SELTs are an important source of information to inform individual teaching practice, decisions about teaching duties, and course and program curriculum design. They enable the University to assess how effectively its learning environments and teaching practices facilitate student engagement and learning outcomes. Under the current SELT Policy (http://www.adelaide.edu.au/policies/101/) course SELTs are mandated and must be conducted at the conclusion of each term/semester/trimester for every course offering. Feedback on issues raised through course SELT surveys is made available to enrolled students through various resources (e.g. MyUni). In addition aggregated course SELT data is available.This course now provides modern content on epidemiological thinking, a new textbook and revised practicals. The course was also updated to be offered fully online or face-to-face (i.e. flexible mode).
Feedback indicated that students thought the best aspects of the refreshed course were the teaching methods, lecture sessions, up-to-date materials and links to journal articles for more difficult concepts. Students thought that the assessments were fair and the different formats for the assessments suited a range of learning styles. A few students did not like the time that the course was offered (4-6 pm). In order to address this, offering the course in a fully flexible mode should go some way to making the course available to all students at times when they are free to study. Further, being mindful that we have to meet the needs of a very wide range of students, we have also introduced a zoom 'drop-in' session and opened Discussion Boards so students have many ways of communicating about the course.
- Academic Support with Maths
- Academic Support with writing and speaking skills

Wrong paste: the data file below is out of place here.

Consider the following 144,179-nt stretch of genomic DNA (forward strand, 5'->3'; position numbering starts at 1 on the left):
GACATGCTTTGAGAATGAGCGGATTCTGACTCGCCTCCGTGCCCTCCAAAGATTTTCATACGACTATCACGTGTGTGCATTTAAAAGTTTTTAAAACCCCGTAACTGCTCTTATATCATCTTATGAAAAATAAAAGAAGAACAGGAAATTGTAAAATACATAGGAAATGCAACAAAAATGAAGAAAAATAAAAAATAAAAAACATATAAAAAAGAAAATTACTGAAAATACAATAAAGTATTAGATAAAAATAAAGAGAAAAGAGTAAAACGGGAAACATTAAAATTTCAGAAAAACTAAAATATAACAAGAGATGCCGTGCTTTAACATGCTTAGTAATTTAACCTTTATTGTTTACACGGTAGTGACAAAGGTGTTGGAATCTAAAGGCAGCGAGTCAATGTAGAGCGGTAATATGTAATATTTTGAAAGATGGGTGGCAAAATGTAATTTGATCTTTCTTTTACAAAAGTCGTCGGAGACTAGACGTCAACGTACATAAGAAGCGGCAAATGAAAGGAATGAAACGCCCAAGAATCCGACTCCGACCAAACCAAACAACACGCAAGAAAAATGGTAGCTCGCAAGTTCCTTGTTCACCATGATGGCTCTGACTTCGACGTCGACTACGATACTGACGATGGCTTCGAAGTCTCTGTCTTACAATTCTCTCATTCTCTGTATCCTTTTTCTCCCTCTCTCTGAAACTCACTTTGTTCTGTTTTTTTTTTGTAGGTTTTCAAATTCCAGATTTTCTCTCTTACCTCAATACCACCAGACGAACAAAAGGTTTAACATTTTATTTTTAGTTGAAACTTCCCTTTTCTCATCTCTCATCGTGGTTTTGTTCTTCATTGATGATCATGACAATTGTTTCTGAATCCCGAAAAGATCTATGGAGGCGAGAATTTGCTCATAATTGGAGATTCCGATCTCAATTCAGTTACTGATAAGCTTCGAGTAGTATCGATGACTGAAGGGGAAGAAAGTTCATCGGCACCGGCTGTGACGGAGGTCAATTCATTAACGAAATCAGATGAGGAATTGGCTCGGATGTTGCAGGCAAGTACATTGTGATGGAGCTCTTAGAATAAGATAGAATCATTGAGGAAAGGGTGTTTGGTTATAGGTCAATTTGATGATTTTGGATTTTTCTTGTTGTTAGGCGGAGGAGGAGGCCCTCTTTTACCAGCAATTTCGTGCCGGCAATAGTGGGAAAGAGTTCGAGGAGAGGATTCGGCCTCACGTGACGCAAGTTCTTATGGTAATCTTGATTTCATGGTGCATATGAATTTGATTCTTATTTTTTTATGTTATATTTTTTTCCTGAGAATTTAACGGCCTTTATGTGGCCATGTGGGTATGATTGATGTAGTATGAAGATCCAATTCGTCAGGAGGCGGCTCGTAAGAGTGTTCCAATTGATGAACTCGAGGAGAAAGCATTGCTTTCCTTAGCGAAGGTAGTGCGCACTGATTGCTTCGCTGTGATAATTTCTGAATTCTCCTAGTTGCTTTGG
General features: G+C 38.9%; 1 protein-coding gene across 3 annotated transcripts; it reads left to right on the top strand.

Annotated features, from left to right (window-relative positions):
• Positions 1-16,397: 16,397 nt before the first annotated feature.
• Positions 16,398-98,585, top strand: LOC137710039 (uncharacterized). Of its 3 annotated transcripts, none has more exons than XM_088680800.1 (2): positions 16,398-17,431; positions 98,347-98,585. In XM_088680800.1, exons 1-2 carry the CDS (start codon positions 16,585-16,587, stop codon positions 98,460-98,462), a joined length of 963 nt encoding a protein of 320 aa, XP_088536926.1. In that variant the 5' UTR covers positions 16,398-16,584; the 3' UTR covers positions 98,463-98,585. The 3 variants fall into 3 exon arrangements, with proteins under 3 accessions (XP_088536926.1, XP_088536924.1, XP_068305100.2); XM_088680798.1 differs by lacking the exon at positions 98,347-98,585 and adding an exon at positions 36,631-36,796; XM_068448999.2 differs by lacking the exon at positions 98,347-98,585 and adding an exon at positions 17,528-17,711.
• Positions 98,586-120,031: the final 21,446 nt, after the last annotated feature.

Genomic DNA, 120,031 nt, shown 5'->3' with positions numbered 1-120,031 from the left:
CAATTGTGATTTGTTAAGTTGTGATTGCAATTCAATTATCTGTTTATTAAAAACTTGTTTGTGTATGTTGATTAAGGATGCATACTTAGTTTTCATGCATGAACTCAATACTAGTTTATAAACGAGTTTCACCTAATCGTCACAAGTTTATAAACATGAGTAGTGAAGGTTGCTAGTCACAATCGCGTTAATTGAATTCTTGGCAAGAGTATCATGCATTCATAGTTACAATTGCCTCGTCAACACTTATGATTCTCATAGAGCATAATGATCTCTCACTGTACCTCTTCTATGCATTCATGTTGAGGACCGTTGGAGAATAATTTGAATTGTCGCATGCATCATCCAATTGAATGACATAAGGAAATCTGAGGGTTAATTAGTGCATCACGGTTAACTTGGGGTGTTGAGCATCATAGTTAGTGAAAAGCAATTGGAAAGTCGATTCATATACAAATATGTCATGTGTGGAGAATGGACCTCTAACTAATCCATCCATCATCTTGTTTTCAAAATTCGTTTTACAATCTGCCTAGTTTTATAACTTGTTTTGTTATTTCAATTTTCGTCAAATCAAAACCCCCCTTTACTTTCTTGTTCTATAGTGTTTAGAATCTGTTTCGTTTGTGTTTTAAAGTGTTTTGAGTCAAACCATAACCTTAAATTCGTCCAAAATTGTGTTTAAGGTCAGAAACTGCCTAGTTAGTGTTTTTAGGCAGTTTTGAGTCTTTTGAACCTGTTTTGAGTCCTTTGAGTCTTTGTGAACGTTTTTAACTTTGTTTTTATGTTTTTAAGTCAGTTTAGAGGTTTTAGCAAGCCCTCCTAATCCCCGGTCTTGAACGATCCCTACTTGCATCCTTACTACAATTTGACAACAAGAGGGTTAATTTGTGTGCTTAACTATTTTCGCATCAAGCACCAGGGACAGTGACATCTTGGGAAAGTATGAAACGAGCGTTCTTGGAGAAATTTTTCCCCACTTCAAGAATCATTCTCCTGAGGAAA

- Student Life Counselling Support - Personal counselling for issues affecting study
- International Student Support
- AUU Student Care - Advocacy, confidential counselling, welfare support and advice
- Students with a Disability - Alternative academic arrangements
- Reasonable Adjustments to Teaching & Assessment for Students with a Disability Policy
- LinkedIn Learning
Policies & Guidelines
This section contains links to relevant assessment-related policies and guidelines - all university policies.
- Academic Credit Arrangement Policy
- Academic Honesty Policy
- Academic Progress by Coursework Students Policy
- Assessment for Coursework Programs
- Copyright Compliance Policy
- Coursework Academic Programs Policy
- Elder Conservatorium of Music Noise Management Plan
- Intellectual Property Policy
- IT Acceptable Use and Security Policy
- Modified Arrangements for Coursework Assessment
- Student Experience of Learning and Teaching Policy
- Student Grievance Resolution Process
Students are reminded that in order to maintain the academic integrity of all programs and courses, the university has a zero-tolerance approach to students offering money or significant value goods or services to any staff member who is involved in their teaching or assessment. Students offering lecturers or tutors or professional staff anything more than a small token of appreciation is totally unacceptable, in any circumstances. Staff members are obliged to report all such incidents to their supervisor/manager, who will refer them for action under the university's student’s disciplinary procedures.
The University of Adelaide is committed to regular reviews of the courses and programs it offers to students. The University of Adelaide therefore reserves the right to discontinue or vary programs and courses without notice. Please read the important information contained in the disclaimer.